1914
1918

Allies’ Day 1915

Black and white photo of large crowd from above.
Martin Place, Sydney, on Allies’ Day, 19 November 1915, photograph Robert Barnet. Private collection
On Friday 19 November 1915 a huge crowd gathered in Sydney’s Martin Place for a carnival, styled the ‘Festival of the Allied nations’, aimed at raising money for the relief of Britain’s allies in the war.

Pavilions were erected along either side of the street, each flying the flag of one of the allied nations – Belgium, France, Britain, Canada, Russia, India, Montenegro, Serbia, Poland and Japan – each in the charge of ‘an energetic corps of ladies’.

A great triumphal arch at the George Street entrance to Martin Place proclaimed ‘Remember Our Allies’. A sign on the General Post Office colonnade exhorted young men to ‘ENLIST NOW’, and an army of 6000 collectors, mostly female, were authorised to work the crowds throughout the city. A hundred and forty stands were erected on city corners, each with a woman in charge supported by 10 to 20 assistants. Each collector wore an official badge depicting the flags of the allied nations superimposed on a Union Jack.

A procession made up of mounted police, a ‘Queen of the day’ and her six maids, a detachment of NSW lancers, boys of the Australian Navy Reserve and a number of decorated motor cars made a ‘triumphal progress’ through the streets. Street urchins dodged horses’ hooves, marching boots and wheels to collect coins thrown into the procession by enthusiastic onlookers. They raced after authorised collectors to deposit the coins in their boxes, according to a report in The Sydney Morning Herald. ‘And then’, as the crowds cheered, ‘there was the first grim touch of real war – a military ambulance, containing a number of our wounded men, back from the Dardanelles, but still unable to walk. There were none in those crowds who did not feel their pulses throb as this ambulance, stripped of all adornment, but laden with precious freight, passed on'.1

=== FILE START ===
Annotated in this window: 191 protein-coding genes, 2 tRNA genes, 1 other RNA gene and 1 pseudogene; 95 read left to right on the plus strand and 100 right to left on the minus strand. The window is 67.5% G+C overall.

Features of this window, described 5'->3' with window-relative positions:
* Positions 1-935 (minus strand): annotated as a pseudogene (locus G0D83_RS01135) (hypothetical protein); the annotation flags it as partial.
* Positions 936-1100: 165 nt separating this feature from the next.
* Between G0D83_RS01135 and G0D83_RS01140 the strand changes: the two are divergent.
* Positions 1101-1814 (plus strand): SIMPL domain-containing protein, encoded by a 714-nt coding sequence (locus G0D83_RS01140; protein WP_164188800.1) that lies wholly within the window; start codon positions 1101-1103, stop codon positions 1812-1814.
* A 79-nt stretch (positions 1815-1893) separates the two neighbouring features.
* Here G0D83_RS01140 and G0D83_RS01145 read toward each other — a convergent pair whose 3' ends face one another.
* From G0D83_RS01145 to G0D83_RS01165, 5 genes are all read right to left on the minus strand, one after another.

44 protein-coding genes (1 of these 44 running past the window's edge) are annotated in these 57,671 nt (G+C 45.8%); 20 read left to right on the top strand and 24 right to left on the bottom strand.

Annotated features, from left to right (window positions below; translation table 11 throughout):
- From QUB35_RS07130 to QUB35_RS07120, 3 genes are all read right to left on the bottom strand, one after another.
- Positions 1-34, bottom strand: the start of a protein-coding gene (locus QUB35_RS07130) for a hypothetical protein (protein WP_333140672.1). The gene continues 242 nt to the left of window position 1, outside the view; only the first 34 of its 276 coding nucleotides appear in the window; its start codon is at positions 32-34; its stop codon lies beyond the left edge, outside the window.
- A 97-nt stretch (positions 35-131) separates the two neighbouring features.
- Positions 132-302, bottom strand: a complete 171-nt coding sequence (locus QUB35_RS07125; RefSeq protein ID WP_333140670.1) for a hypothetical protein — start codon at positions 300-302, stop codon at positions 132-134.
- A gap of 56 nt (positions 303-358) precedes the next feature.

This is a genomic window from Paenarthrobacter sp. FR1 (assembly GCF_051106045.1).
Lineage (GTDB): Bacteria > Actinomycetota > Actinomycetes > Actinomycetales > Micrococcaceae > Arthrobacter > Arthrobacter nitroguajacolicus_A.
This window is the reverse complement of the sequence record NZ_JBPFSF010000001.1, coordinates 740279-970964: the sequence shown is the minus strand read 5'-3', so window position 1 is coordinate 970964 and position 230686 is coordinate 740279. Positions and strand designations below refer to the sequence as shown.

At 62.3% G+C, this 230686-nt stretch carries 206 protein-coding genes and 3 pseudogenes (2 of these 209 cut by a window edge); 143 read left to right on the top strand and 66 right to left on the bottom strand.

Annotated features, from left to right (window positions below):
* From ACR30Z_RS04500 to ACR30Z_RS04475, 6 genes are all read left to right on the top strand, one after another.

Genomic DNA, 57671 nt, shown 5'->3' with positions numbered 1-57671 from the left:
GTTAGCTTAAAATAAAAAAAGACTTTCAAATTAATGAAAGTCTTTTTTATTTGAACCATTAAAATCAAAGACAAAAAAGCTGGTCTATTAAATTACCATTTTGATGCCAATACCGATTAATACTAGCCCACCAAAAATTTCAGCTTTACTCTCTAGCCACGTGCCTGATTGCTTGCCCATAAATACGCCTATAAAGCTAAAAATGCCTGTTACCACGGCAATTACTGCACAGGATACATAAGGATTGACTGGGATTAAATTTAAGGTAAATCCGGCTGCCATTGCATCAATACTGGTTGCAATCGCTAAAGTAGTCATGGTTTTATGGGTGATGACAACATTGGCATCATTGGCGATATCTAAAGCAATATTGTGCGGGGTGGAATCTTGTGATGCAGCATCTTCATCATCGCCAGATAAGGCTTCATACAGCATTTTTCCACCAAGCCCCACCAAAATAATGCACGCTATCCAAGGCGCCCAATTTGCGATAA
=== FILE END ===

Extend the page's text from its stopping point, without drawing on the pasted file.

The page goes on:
A keen young amateur photographer named Robert Barnet captured this moment from a high vantage point in one of the city buildings. In Barnet’s photo we see children hoisted on adult shoulders for a better view, a lone figure wearing a pro-conscription placard, a soldier reaching out to his wounded comrades. On 4 January 1916, less than two months after he took this photograph, Robert Barnet enlisted in the AIF. In August 1916 he died of wounds accidentally received in the field.

  • 1. The Sydney Morning Herald, 20 November 1915, p18.